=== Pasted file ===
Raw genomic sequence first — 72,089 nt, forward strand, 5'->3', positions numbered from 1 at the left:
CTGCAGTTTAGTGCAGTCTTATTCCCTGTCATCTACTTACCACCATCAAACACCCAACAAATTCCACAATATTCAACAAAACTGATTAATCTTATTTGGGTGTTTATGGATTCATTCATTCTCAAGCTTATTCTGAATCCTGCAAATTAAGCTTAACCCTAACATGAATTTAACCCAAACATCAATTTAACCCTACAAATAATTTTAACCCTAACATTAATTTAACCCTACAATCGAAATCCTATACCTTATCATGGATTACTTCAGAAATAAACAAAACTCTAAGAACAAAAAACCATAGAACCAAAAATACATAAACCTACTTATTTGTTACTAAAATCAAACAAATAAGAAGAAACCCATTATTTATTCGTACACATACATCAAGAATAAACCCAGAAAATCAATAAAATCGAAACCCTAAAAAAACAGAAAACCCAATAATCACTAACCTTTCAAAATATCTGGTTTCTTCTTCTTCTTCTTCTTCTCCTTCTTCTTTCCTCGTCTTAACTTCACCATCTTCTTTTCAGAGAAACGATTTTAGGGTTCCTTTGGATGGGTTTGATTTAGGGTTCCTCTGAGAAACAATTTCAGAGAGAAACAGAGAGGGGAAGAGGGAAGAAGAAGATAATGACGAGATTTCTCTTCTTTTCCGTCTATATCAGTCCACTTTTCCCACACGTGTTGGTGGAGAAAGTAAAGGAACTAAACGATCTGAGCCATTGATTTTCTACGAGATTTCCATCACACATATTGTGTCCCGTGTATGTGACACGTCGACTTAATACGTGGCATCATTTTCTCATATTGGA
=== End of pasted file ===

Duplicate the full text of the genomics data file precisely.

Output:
Raw genomic sequence first — 72,089 nt, forward strand, 5'->3', positions numbered from 1 at the left:
CTGCAGTTTAGTGCAGTCTTATTCCCTGTCATCTACTTACCACCATCAAACACCCAACAAATTCCACAATATTCAACAAAACTGATTAATCTTATTTGGGTGTTTATGGATTCATTCATTCTCAAGCTTATTCTGAATCCTGCAAATTAAGCTTAACCCTAACATGAATTTAACCCAAACATCAATTTAACCCTACAAATAATTTTAACCCTAACATTAATTTAACCCTACAATCGAAATCCTATACCTTATCATGGATTACTTCAGAAATAAACAAAACTCTAAGAACAAAAAACCATAGAACCAAAAATACATAAACCTACTTATTTGTTACTAAAATCAAACAAATAAGAAGAAACCCATTATTTATTCGTACACATACATCAAGAATAAACCCAGAAAATCAATAAAATCGAAACCCTAAAAAAACAGAAAACCCAATAATCACTAACCTTTCAAAATATCTGGTTTCTTCTTCTTCTTCTTCTTCTCCTTCTTCTTTCCTCGTCTTAACTTCACCATCTTCTTTTCAGAGAAACGATTTTAGGGTTCCTTTGGATGGGTTTGATTTAGGGTTCCTCTGAGAAACAATTTCAGAGAGAAACAGAGAGGGGAAGAGGGAAGAAGAAGATAATGACGAGATTTCTCTTCTTTTCCGTCTATATCAGTCCACTTTTCCCACACGTGTTGGTGGAGAAAGTAAAGGAACTAAACGATCTGAGCCATTGATTTTCTACGAGATTTCCATCACACATATTGTGTCCCGTGTATGTGACACGTCGACTTAATACGTGGCATCATTTTCTCATATTGGA